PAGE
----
When a child sneeze or having difficulty
in breathing, this could be the result of your child's allergic
reaction to certain food. The symptoms of a food allergy, which range
from minor sneezes to life-threatening reactions such as anaphylaxis,
result from the body's immune response to undigested food proteins.
Histamines are the agents responsible for allergic reactions
throughout the body. The symptoms for allergies may occur immediately
after food intake or sometimes, three days after it, making it
difficult to associate the symptoms to the food allergy and thus
difficulty in identifying the culprit. Allergies in children are
rarely severe but immediate medical attention should be sort if the
child is fainting or suffering from difficulty in breathing.
Any type of food can cause allergic reactions, especially if your
child is sensitive. Majority of the child/infant allergies are caused
by the following foods:
Check if your child's lips turn red and swell immediately after the
first drop of milk, complaints of abdominal cramps (colic), vomiting
or diarrhoea. There are also allergies where the face, lips, throat,
and eyes are swollen, develop skin rashes, itching, wheezing or runny
nose. When a child is allergic to cow's milk protein, usually the
first foreign protein a child is exposed to, the child's lips will
turn red and swell instantly. Cow's milk protein allergy is one of the
most common allergies in infants and young children. One way to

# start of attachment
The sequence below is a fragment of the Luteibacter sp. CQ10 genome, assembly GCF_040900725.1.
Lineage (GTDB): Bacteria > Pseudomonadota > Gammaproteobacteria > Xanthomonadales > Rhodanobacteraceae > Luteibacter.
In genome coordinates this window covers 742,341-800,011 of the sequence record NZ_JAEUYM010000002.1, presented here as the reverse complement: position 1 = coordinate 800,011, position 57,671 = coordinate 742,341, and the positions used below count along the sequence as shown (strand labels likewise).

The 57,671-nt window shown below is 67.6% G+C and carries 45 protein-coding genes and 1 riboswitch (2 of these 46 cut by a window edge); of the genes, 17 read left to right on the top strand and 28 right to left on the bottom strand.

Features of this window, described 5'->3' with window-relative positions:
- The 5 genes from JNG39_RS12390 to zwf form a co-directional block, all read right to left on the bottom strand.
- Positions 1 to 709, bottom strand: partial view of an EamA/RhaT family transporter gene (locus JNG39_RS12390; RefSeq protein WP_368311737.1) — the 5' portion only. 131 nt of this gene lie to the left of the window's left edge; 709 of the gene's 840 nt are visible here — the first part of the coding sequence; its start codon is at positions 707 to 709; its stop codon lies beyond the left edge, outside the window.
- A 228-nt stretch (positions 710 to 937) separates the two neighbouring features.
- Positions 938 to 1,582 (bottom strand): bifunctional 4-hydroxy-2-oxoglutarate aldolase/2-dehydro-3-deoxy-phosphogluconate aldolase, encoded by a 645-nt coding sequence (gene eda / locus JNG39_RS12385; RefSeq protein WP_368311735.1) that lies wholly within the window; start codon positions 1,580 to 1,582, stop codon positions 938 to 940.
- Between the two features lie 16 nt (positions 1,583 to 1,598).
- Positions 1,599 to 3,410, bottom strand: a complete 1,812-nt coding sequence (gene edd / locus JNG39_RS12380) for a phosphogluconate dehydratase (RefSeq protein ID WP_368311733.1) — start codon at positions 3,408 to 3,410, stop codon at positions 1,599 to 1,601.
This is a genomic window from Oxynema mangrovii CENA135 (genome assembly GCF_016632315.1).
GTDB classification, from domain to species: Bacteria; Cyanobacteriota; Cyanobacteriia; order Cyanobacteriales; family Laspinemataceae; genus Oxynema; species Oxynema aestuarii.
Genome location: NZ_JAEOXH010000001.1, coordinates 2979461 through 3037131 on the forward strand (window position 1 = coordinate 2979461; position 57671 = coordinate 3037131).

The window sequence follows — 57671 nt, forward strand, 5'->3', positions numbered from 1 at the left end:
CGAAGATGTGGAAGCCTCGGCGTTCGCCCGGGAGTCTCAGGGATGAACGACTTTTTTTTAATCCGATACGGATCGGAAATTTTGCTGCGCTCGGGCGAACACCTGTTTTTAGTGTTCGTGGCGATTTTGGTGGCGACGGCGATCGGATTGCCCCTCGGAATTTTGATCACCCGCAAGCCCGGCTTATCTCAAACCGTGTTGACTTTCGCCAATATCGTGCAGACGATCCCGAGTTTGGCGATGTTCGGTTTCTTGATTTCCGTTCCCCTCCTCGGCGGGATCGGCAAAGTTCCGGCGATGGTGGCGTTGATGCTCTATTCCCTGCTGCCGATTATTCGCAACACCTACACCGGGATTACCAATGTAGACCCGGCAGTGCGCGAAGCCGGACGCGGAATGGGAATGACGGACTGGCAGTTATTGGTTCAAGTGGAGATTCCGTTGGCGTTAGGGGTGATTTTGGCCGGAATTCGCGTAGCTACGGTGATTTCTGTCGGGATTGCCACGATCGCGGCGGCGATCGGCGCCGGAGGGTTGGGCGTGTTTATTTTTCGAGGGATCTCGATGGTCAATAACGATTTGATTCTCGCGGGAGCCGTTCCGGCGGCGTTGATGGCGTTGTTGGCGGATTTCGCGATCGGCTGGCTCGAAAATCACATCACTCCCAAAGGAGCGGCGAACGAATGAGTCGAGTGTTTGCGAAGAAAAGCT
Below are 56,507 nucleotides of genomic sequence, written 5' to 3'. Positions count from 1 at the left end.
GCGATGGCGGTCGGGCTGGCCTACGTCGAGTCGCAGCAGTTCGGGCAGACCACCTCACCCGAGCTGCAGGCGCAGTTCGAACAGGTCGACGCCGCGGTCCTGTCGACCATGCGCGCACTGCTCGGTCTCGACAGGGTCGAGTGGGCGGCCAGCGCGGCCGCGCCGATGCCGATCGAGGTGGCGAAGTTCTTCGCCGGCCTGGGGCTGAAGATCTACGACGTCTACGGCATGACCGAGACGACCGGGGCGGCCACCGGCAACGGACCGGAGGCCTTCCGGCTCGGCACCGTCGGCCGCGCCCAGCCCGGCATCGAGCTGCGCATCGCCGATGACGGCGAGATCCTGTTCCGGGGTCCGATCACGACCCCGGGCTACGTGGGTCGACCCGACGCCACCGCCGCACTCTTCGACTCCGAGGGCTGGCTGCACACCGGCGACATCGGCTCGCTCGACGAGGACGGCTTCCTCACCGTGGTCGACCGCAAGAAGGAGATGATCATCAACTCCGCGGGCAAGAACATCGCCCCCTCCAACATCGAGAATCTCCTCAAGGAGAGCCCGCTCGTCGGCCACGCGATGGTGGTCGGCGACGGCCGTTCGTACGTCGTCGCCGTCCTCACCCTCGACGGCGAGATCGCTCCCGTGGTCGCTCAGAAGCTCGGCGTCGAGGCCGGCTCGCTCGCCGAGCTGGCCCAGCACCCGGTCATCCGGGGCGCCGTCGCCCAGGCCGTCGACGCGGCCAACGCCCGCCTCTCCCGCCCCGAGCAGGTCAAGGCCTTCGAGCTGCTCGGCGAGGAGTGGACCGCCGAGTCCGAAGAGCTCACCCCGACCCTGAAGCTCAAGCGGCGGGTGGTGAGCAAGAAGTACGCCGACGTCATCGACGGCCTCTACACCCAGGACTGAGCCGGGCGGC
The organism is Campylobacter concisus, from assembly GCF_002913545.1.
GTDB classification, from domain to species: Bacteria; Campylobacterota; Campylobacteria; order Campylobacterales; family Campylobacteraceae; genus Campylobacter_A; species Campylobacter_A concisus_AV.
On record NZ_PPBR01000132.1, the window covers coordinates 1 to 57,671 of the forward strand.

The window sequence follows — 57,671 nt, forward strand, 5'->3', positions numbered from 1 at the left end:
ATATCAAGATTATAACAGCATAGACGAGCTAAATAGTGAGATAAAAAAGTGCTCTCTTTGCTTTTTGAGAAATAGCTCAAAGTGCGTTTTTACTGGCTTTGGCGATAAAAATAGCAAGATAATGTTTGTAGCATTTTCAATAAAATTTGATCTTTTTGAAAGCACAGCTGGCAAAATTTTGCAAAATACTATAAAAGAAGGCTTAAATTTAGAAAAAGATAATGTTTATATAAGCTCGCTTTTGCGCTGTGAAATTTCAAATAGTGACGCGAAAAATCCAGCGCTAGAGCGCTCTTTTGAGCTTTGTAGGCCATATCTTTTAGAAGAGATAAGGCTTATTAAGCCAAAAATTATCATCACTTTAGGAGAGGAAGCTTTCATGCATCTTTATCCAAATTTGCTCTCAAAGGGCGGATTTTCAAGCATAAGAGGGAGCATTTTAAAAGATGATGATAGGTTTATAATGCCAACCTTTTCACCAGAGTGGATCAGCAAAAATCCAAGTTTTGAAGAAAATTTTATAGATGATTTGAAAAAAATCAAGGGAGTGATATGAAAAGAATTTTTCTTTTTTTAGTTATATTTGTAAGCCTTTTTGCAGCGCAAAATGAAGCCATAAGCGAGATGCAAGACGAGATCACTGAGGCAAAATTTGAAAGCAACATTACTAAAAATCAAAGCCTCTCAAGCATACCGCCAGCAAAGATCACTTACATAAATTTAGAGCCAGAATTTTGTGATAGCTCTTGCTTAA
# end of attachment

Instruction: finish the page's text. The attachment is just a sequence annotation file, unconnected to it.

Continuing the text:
protect infants from cow's milk protein allergies is to breastfeed
your infant. However, breastfeeding does not totally keep your infant
away from allergies because foreign proteins can be transferred
through breast milk. Chances of developing asthma in infants later in
life can result if they are exposed to cow's milk too early.
There are allergies that will be with the child for one-and-a-half to
two-and-a-half year old and that is allergy to milk. However, there
are also life-long allergies such as allergies to seafood and peanuts.
Steps should be taken to manage this long-lasting allergies. We should
first eliminate food that we are allergic totally from our diet and in
place look for alternative foods that appeal to your child and at the
same time not forgetting to compensate for all the missing nutrients.
Check food labels carefully when shopping for groceries so as to omit
food that your child is allergic. Also in your absence, make known
your child's allergies to the people taking care of their diet or
Seek consultation from your doctor or a recognized medical
practitioner to confirm your child's food allergies and the preventive
steps to take in order to avoid from any complications.